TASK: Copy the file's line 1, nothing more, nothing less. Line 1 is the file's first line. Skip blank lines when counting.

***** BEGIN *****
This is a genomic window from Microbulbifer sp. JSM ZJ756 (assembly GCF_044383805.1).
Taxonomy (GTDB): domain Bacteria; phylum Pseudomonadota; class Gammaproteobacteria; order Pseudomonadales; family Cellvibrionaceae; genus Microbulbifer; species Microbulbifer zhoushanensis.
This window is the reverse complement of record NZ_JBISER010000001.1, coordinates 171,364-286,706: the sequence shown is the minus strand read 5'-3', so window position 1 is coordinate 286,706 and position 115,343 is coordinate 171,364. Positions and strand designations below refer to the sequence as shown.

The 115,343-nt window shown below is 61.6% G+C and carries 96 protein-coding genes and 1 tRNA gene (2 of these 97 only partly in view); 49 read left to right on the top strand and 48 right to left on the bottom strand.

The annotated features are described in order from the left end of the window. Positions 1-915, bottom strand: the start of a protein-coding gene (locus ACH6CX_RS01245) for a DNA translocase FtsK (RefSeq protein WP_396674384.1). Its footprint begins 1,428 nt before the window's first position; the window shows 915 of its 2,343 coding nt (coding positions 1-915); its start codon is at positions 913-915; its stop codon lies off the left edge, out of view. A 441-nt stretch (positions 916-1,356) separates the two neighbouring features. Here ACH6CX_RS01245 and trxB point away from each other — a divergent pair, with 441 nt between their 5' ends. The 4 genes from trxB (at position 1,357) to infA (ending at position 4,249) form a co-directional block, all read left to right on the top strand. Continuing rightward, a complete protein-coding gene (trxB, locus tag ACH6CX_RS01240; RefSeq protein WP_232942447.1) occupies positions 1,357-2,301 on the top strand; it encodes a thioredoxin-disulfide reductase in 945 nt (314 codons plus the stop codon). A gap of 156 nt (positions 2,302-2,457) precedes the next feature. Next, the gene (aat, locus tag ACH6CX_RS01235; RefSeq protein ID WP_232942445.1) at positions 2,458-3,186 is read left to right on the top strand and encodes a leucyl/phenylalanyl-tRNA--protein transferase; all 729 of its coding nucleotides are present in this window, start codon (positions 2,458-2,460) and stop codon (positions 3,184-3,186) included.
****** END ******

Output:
This is a genomic window from Microbulbifer sp. JSM ZJ756 (assembly GCF_044383805.1).